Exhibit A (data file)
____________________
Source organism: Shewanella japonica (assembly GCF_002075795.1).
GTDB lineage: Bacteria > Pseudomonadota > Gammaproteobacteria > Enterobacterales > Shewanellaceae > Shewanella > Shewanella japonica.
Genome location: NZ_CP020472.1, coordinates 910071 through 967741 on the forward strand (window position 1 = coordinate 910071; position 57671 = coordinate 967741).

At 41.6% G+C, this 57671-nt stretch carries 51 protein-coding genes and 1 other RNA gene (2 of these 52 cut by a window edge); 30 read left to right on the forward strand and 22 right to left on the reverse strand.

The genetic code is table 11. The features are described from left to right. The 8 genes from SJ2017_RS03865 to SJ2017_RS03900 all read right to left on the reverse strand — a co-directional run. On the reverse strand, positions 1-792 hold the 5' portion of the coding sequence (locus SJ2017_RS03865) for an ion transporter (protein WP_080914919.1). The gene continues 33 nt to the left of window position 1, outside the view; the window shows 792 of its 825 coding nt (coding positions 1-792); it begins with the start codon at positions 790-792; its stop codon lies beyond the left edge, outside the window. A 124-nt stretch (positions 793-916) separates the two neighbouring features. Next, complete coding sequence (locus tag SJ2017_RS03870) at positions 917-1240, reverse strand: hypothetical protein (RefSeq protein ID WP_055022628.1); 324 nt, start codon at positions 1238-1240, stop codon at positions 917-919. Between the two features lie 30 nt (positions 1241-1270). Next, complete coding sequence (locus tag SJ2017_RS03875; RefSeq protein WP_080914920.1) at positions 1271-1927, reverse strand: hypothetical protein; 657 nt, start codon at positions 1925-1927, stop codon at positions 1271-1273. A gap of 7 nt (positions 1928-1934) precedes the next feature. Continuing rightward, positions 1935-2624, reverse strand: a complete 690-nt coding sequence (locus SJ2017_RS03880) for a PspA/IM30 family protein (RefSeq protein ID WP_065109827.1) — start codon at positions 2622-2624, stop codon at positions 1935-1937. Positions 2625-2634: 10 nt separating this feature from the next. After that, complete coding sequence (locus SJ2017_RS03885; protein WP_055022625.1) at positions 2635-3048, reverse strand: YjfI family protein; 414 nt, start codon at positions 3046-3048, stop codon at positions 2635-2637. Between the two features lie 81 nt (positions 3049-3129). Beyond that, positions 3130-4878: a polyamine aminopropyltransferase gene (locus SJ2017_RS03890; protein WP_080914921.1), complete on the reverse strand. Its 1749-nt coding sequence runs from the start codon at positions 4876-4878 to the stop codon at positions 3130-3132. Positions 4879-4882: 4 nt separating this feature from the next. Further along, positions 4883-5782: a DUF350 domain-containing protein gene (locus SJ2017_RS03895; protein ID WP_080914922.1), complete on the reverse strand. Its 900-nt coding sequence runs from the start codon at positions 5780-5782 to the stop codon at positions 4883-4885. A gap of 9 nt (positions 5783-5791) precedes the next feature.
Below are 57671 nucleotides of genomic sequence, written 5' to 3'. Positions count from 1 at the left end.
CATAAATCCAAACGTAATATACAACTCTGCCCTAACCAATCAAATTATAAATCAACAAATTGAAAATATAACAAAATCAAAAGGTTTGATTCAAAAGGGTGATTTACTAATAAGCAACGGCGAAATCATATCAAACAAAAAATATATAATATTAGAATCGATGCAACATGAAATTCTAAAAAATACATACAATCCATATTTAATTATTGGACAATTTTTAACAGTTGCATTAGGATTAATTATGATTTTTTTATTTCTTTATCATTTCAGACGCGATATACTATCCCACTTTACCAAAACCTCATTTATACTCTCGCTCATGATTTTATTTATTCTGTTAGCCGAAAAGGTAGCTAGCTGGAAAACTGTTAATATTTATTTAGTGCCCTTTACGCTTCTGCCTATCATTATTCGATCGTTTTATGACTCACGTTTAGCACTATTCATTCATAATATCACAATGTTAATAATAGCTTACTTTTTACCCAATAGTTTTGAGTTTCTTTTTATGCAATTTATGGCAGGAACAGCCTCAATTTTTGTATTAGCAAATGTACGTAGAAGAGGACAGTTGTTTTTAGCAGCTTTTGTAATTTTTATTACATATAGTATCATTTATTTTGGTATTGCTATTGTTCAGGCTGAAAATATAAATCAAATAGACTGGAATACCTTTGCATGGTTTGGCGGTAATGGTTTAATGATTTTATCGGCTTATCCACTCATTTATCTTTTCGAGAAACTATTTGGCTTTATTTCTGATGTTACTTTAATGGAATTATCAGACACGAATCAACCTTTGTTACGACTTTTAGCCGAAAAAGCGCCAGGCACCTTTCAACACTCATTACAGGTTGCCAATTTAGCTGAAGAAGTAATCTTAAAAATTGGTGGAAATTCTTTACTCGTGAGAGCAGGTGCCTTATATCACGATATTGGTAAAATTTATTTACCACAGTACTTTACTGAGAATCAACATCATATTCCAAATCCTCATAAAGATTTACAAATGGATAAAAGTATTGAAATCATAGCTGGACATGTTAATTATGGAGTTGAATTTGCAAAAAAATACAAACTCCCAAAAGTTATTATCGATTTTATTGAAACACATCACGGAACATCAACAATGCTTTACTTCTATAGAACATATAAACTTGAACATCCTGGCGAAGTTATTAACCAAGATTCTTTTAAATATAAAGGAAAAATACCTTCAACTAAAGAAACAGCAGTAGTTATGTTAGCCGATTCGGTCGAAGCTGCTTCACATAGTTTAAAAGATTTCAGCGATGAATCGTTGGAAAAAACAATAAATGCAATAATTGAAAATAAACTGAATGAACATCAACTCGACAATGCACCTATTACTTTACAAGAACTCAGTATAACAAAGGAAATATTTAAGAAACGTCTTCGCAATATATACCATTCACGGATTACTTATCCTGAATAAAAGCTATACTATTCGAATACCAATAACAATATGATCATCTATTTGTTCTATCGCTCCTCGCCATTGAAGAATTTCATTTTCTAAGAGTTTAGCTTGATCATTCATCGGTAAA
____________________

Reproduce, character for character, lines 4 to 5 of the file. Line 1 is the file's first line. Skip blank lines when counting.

At 41.6% G+C, this 57671-nt stretch carries 51 protein-coding genes and 1 other RNA gene (2 of these 52 cut by a window edge); 30 read left to right on the forward strand and 22 right to left on the reverse strand.

The genetic code is table 11. The features are described from left to right. The 8 genes from SJ2017_RS03865 to SJ2017_RS03900 all read right to left on the reverse strand — a co-directional run. On the reverse strand, positions 1-792 hold the 5' portion of the coding sequence (locus SJ2017_RS03865) for an ion transporter (protein WP_080914919.1). The gene continues 33 nt to the left of window position 1, outside the view; the window shows 792 of its 825 coding nt (coding positions 1-792); it begins with the start codon at positions 790-792; its stop codon lies beyond the left edge, outside the window. A 124-nt stretch (positions 793-916) separates the two neighbouring features. Next, complete coding sequence (locus tag SJ2017_RS03870) at positions 917-1240, reverse strand: hypothetical protein (RefSeq protein ID WP_055022628.1); 324 nt, start codon at positions 1238-1240, stop codon at positions 917-919. Between the two features lie 30 nt (positions 1241-1270). Next, complete coding sequence (locus tag SJ2017_RS03875; RefSeq protein WP_080914920.1) at positions 1271-1927, reverse strand: hypothetical protein; 657 nt, start codon at positions 1925-1927, stop codon at positions 1271-1273. A gap of 7 nt (positions 1928-1934) precedes the next feature. Continuing rightward, positions 1935-2624, reverse strand: a complete 690-nt coding sequence (locus SJ2017_RS03880) for a PspA/IM30 family protein (RefSeq protein ID WP_065109827.1) — start codon at positions 2622-2624, stop codon at positions 1935-1937. Positions 2625-2634: 10 nt separating this feature from the next. After that, complete coding sequence (locus SJ2017_RS03885; protein WP_055022625.1) at positions 2635-3048, reverse strand: YjfI family protein; 414 nt, start codon at positions 3046-3048, stop codon at positions 2635-2637. Between the two features lie 81 nt (positions 3049-3129). Beyond that, positions 3130-4878: a polyamine aminopropyltransferase gene (locus SJ2017_RS03890; protein WP_080914921.1), complete on the reverse strand. Its 1749-nt coding sequence runs from the start codon at positions 4876-4878 to the stop codon at positions 3130-3132. Positions 4879-4882: 4 nt separating this feature from the next. Further along, positions 4883-5782: a DUF350 domain-containing protein gene (locus SJ2017_RS03895; protein ID WP_080914922.1), complete on the reverse strand. Its 900-nt coding sequence runs from the start codon at positions 5780-5782 to the stop codon at positions 4883-4885. A gap of 9 nt (positions 5783-5791) precedes the next feature.